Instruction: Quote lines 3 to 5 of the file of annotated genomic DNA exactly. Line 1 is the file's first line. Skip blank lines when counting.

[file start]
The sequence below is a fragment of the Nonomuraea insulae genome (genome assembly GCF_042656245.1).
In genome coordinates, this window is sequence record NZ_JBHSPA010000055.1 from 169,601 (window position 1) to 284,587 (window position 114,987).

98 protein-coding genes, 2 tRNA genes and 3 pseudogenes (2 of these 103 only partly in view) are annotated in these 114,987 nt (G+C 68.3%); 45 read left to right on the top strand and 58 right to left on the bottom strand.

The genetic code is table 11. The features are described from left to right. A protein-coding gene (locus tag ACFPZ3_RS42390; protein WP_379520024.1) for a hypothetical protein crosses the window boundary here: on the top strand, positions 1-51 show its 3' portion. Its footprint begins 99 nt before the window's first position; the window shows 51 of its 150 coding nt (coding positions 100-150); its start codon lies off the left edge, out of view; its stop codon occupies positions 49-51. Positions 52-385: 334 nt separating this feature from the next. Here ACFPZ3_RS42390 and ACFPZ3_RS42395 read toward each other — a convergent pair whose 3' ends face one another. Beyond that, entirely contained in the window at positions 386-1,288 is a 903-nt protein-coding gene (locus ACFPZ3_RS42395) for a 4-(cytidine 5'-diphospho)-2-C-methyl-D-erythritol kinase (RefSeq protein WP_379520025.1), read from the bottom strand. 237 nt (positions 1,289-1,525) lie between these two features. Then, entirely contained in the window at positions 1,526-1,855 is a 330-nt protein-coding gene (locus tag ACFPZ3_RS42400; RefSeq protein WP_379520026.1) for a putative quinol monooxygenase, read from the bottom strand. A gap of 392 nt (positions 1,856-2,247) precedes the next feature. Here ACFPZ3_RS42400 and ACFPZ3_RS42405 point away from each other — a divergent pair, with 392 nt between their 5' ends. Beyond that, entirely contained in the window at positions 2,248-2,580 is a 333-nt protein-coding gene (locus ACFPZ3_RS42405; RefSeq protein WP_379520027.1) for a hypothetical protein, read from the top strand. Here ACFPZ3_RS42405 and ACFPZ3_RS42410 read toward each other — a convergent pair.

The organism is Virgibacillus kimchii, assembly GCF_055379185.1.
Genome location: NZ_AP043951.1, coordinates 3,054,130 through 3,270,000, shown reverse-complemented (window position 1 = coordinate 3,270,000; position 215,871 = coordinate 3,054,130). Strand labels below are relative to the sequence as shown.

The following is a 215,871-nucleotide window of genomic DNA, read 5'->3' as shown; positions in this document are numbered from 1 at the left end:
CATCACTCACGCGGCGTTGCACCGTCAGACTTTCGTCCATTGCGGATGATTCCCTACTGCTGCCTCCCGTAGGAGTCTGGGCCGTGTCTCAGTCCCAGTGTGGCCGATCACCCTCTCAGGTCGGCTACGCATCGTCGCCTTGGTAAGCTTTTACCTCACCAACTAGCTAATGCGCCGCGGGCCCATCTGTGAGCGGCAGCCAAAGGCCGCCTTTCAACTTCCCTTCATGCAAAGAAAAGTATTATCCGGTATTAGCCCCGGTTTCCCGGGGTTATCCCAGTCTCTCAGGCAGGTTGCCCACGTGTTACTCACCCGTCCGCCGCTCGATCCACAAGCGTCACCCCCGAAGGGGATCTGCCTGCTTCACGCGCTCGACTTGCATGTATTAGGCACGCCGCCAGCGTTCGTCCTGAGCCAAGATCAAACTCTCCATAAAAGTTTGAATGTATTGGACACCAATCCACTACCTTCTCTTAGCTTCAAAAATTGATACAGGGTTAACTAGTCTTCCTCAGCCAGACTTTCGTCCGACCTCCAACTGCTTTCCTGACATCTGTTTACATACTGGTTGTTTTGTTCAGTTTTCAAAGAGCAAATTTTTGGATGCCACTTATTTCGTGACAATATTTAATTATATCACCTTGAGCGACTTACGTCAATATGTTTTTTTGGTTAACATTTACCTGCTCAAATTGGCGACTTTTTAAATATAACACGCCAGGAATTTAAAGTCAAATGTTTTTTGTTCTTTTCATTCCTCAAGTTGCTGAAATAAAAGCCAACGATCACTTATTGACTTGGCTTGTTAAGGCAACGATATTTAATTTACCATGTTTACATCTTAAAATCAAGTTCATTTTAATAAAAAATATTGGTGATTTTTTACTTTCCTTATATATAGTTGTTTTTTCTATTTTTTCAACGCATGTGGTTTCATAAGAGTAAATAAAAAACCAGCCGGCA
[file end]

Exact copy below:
98 protein-coding genes, 2 tRNA genes and 3 pseudogenes (2 of these 103 only partly in view) are annotated in these 114,987 nt (G+C 68.3%); 45 read left to right on the top strand and 58 right to left on the bottom strand.

The genetic code is table 11. The features are described from left to right. A protein-coding gene (locus tag ACFPZ3_RS42390; protein WP_379520024.1) for a hypothetical protein crosses the window boundary here: on the top strand, positions 1-51 show its 3' portion. Its footprint begins 99 nt before the window's first position; the window shows 51 of its 150 coding nt (coding positions 100-150); its start codon lies off the left edge, out of view; its stop codon occupies positions 49-51. Positions 52-385: 334 nt separating this feature from the next. Here ACFPZ3_RS42390 and ACFPZ3_RS42395 read toward each other — a convergent pair whose 3' ends face one another. Beyond that, entirely contained in the window at positions 386-1,288 is a 903-nt protein-coding gene (locus ACFPZ3_RS42395) for a 4-(cytidine 5'-diphospho)-2-C-methyl-D-erythritol kinase (RefSeq protein WP_379520025.1), read from the bottom strand. 237 nt (positions 1,289-1,525) lie between these two features. Then, entirely contained in the window at positions 1,526-1,855 is a 330-nt protein-coding gene (locus tag ACFPZ3_RS42400; RefSeq protein WP_379520026.1) for a putative quinol monooxygenase, read from the bottom strand. A gap of 392 nt (positions 1,856-2,247) precedes the next feature. Here ACFPZ3_RS42400 and ACFPZ3_RS42405 point away from each other — a divergent pair, with 392 nt between their 5' ends. Beyond that, entirely contained in the window at positions 2,248-2,580 is a 333-nt protein-coding gene (locus ACFPZ3_RS42405; RefSeq protein WP_379520027.1) for a hypothetical protein, read from the top strand. Here ACFPZ3_RS42405 and ACFPZ3_RS42410 read toward each other — a convergent pair.

The organism is Virgibacillus kimchii, assembly GCF_055379185.1.